We are a commune of inquiring, skeptical, politically centrist, capitalist, anglophile, traditionalist New England Yankee humans, humanoids, and animals with many interests beyond and above politics. Each of us has had a high-school education (or GED), but all had ADD so didn't pay attention very well, especially the dogs. Each one of us does "try my best to be just like I am," and none of us enjoys working for others, including for Maggie, from whom we receive neither a nickel nor a dime. Freedom from nags, cranks, government, do-gooders, control-freaks and idiots is all that we ask for.
I hope all our readers who are fathers enjoy this day with their families.
My father and mother divorced when I was 8, though he'd already left the house when I was 6. For a good portion of my life, my memories of him were of weekend visitations, driving around with 4 kids in Triumph TR5, (2 in the front, 2 in the 'back', which wasn't really a seat). There was a period of several years when he lived in Micronesia with his wife and my half-sister, so our direct contact was minimal. By the time I was 14, I was usually taking a bus to see him for weekends, once a month or so, or for a week in the summer. Eventually I spent three full summers with him while I worked at the Jersey Shore. I was in college, and it was a good place to spend my summer months.
Divorce is difficult on everyone involved. I remember spending time being angry at my father for leaving. I give my mother a lot of credit for knowing that it's important for children to have a father in their lives, encouraging and enabling us to take time to see him. Even scolding us when we spoke ill of him. Eventually, as I got older and more educated, my relationship with my father became much closer. I am lucky to still have him around, and I will be seeing him later today for the first time in 4 months (thanks to this lockdown).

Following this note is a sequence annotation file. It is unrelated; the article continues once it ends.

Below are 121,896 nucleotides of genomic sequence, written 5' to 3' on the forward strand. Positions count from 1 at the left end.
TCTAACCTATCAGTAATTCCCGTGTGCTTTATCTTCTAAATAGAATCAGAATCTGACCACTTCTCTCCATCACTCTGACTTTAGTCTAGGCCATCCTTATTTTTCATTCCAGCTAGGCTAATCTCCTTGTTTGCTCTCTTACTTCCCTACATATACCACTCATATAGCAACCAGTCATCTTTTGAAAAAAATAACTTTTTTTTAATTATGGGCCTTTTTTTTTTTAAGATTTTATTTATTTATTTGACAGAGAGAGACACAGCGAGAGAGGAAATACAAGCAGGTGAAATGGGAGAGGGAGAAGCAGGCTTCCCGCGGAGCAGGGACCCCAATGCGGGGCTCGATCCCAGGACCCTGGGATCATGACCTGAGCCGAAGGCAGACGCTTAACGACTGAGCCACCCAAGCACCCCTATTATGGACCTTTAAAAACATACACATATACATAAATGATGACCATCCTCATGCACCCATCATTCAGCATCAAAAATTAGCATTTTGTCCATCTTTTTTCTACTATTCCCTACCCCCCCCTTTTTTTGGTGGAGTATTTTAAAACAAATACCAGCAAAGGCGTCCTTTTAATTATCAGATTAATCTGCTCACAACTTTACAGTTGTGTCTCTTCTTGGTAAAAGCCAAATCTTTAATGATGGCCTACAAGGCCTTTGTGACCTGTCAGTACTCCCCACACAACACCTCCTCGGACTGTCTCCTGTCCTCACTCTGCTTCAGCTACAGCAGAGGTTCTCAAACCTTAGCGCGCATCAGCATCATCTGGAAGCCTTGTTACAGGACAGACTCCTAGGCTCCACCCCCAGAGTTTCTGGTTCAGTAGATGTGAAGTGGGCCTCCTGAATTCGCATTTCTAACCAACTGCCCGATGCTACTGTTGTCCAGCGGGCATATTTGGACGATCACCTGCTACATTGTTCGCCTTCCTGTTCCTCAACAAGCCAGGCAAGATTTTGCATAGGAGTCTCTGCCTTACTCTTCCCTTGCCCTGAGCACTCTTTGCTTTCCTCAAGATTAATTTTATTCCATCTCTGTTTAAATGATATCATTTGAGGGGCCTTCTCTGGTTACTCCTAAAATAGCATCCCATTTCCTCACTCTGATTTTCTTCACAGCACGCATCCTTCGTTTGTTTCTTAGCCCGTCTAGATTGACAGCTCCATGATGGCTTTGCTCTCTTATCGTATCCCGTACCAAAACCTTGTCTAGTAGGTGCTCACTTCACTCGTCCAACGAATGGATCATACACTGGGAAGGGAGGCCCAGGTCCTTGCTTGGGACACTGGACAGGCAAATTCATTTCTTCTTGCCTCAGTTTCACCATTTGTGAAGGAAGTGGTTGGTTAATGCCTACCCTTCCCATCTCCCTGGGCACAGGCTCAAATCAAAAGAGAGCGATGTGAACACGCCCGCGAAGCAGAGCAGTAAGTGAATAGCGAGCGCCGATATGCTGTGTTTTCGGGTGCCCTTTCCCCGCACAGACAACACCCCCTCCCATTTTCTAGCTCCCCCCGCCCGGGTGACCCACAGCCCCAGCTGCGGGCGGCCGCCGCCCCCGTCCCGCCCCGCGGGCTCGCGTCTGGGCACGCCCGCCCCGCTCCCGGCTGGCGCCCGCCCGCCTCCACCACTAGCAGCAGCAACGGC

In a way, I may have been lucky, as my mother remarried, and I wound up having a step-father (though he was not officially a step-father as I still had my father). A tough WWII vet, a good man who did his able best to raise 6 children, 4 of which were not his own. He passed 15 years ago. I was able to have conversations about the war, the Depression (which he grew up during) and learned about real estate (his profession). He was a do-it-yourself man, unfortunately not very skilled, but taught me how to do plumbing, auto, and minor electrical work. There were things he passed on to me that my father never could have.
Being a father has no template. We are certainly not perfect. Hopefully, our mistakes are good learning experiences, for both us and our children.
Today will be a good day to share some of the better stories, both good and bad, with our fathers or our children. Of course, we can do that any day, but it's nice to have a day to really focus. Enjoy your day with your family.
Lost my father in 2014 after a long decline. He was a great dad, accomplished pilot, owned 33 different airplanes on his life, several air related business. He was a hard working dad, cared for his siblings when his parents were too drunk to care but did it willing. When my mother was ill, he changed to a man totally selfish and irresponsible. I had to take care of all his financials, paid off loans for him and rescued his business from a gold digger second wife. I grew to despise him for the rest of his life. However, I put the bad stuff behind me and remembered the good. I learned albeit slowly what to avoid doing to my family what he did. His negative legacy was a lesson. I am a better person for it.